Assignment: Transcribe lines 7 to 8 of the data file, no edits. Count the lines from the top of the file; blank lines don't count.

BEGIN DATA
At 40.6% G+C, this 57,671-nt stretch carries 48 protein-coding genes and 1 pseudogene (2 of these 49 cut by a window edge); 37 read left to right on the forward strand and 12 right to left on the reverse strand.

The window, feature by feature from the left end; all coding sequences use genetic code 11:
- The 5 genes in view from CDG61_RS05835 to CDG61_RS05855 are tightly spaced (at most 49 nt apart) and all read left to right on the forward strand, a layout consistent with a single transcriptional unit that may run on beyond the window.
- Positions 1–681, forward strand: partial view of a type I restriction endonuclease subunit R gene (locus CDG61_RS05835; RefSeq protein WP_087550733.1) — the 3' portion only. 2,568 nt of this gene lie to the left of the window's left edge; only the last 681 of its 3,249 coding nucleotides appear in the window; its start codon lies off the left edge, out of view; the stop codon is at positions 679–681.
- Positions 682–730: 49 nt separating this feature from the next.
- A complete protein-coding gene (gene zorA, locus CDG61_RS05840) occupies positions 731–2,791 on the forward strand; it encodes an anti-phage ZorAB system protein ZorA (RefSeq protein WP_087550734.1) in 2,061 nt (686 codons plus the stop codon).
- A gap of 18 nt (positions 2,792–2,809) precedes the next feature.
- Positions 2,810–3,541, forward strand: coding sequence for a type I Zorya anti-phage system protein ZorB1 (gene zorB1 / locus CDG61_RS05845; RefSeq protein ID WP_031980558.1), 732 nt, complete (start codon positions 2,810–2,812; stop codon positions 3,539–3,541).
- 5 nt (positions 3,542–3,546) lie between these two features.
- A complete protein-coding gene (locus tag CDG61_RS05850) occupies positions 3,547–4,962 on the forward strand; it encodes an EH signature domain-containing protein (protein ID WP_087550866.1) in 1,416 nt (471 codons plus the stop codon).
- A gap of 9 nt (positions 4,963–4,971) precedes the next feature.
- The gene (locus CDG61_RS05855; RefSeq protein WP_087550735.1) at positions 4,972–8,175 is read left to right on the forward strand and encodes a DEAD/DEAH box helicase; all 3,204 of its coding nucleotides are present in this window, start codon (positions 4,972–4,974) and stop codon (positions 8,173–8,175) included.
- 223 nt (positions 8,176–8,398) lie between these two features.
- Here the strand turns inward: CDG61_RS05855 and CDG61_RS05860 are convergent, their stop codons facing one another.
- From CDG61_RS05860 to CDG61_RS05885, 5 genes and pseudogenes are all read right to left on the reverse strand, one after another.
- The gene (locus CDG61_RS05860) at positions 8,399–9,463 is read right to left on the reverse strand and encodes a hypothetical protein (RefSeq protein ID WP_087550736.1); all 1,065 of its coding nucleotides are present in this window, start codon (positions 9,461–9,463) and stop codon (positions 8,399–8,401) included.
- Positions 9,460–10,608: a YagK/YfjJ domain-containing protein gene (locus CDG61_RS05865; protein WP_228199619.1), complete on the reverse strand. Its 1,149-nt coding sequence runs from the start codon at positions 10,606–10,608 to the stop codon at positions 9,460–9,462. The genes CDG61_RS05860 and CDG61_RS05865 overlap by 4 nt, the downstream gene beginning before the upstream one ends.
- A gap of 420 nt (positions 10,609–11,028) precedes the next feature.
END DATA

- A gap of 18 nt (positions 2,792–2,809) precedes the next feature.
- Positions 2,810–3,541, forward strand: coding sequence for a type I Zorya anti-phage system protein ZorB1 (gene zorB1 / locus CDG61_RS05845; RefSeq protein ID WP_031980558.1), 732 nt, complete (start codon positions 2,810–2,812; stop codon positions 3,539–3,541).